Hot Tub Chemicals: Your Best Friend

Hot Tub Chemicals

Hot Tub Chemicals

Are hot tub chemicals really a necessary component in owning a hot tub? The answer is yes, in order to properly maintain the water inside of your spa; you must add certain types of chemicals to the water.

Are you feeling overwhelmed from all the different choices of chemicals? I am going to discuss some of the more popular hot tub chemicals and how to correctly use them.

Owning your very own backyard spa is a rewarding addition to your home. A hot tub can provide hours of enjoyment and relaxation for you and the members of your family. However, the joy of owning a spa is often outweighed by the required maintenance procedures. By educating yourself on how to properly use hot tub chemicals, you can be sure that your investment will provide you with enjoyment for years to come.


Sanitizers are probably the most important type of hot tub chemicals that are available on the market. The reason for this is simply because any type of sanitizer will remove bacteria from the water in your tub and keep it from growing. There are two very popular forms of spa sanitizers which are Bromine and Chlorine. If you are not very big on the smell of chlorine in your tub, then I suggest that you use Bromine as your sanitizer of choice.

Both of these hot tub chemicals can be used in your spa in various forms such as tablets or granules. It is very important that you stick to one particular form of sanitizer and do not combine the Bromine and Chlorine as this may cause spontaneous combustion.

Now that you have decided on which type of hot tub chemical you are going to use, you must determine how high or low the pH levels are in your tub. pH refers to the amount of hydrogen ions that are present in the water. These levels are measured on a scale from 0 – 14. The lower numbers represent levels of acidity and higher levels represent levels of alkalinity.

In order to prolong the life of your investment, it is very important that you maintain a pH level of 7.2 to 7.8. There are a few reasons for the range of pH levels that is acceptable. For one, if your hot tub water has a pH level of less than the minimum requirement of 7.2, this can cause the water to erode the walls of your spa. On the other hand, it is equally dangerous to have a pH level of 7.8 or higher as this will cause scaling.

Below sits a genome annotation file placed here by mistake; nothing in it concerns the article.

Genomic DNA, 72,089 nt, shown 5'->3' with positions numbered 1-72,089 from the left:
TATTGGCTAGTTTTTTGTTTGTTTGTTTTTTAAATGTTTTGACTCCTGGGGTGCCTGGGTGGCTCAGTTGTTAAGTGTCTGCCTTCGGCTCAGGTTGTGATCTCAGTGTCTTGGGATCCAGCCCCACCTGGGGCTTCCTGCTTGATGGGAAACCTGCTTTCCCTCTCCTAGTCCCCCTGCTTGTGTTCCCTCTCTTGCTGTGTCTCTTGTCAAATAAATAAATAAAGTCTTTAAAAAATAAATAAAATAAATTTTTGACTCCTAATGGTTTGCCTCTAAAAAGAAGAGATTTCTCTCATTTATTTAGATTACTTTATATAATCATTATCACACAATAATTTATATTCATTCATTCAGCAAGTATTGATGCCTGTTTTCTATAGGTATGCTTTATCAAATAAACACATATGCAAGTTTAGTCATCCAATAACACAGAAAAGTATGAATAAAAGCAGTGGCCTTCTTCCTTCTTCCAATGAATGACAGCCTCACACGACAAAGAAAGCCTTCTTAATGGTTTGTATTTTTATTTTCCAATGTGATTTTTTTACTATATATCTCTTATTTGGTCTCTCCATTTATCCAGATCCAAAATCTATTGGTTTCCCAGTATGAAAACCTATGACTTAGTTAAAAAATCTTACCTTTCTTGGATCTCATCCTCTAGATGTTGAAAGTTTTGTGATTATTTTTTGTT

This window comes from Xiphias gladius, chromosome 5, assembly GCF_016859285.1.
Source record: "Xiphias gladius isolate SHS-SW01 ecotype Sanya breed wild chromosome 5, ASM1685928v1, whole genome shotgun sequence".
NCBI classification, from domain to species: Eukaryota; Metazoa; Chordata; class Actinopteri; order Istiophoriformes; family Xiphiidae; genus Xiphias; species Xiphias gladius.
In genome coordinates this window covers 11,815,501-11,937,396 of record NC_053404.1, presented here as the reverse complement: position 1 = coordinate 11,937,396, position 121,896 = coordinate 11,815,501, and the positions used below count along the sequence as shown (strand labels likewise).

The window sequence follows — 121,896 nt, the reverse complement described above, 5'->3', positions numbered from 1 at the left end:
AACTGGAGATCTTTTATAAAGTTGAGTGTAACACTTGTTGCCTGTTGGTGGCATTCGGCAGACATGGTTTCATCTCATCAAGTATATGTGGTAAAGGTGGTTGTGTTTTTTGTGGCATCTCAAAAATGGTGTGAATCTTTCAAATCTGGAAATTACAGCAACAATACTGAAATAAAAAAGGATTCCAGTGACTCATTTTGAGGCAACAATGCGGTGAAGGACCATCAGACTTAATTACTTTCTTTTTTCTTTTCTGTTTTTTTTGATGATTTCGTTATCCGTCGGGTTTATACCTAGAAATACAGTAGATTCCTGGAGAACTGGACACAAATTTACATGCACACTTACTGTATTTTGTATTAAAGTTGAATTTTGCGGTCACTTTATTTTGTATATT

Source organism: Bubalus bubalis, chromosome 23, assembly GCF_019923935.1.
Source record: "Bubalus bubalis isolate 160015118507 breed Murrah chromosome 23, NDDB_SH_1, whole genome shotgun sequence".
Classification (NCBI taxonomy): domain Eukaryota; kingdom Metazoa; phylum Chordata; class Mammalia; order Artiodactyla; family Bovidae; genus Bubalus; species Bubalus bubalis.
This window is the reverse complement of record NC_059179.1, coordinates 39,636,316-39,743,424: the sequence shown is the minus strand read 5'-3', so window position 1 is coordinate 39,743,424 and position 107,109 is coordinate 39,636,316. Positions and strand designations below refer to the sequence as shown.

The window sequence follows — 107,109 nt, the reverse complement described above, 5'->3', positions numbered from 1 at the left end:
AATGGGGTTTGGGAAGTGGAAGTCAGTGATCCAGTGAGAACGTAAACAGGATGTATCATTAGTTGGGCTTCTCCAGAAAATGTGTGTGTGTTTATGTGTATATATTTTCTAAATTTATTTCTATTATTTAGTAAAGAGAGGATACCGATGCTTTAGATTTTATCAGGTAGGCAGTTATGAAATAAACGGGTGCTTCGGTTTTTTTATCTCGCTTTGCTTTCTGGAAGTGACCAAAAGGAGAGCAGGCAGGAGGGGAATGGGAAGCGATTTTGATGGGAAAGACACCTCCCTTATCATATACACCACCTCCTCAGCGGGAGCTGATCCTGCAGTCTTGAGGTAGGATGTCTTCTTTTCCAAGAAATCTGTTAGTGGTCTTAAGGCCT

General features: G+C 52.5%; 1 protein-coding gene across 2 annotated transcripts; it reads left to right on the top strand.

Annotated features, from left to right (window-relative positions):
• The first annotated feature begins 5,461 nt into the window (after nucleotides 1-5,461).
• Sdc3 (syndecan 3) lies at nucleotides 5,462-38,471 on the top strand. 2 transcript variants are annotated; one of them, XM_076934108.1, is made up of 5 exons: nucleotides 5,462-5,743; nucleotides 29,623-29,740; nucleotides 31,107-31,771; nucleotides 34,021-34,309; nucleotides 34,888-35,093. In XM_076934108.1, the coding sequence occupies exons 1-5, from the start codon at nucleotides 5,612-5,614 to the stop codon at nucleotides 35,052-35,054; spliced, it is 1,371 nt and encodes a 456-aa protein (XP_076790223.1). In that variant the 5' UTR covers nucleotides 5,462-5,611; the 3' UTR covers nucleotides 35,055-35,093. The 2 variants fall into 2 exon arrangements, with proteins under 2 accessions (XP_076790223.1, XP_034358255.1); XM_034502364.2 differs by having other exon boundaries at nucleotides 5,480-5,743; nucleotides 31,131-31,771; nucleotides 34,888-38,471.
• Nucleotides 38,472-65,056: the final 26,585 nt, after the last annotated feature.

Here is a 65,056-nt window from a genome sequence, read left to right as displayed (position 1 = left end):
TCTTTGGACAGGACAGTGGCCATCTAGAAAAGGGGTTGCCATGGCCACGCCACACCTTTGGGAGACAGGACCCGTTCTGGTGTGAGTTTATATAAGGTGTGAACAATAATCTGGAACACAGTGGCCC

In order to test the water, you can purchase test strips from any pool or hot tub store. Once you have determined exactly where your pH levels are, you can take steps to adjust it to the correct level. This is a simple process; pour a small amount of the correct chemical into the water and run the spa jets for approximately 30 minutes. Once the jets have run, test the water again, if the pH level is still not right, repeat the process.

There are several other basic hot tub chemicals that will keep your spa in working order. Shock oxidizers are chemicals which are used to get rid of dead skin, oils, lotions and cosmetics. Use of the oxidizers will help kill any bacteria that may have survived the sanitizing process and clear cloudy hot tub water.

If you and your family are using your hot tub on a regular basis, then you will want to do this process at least 2-4 times per month. This may seem like quite a bit of work, but, try and keep in mind that you want to keep your family safe from potential health hazards.

Finally, water can contain metals which can damage your hot tub by staining the walls as well as causing damage to the water heater. I suggest that you purchase a metal remover in addition to the other hot tub chemicals that you will need. The metal remover will shock the spa to keep it in good working condition.

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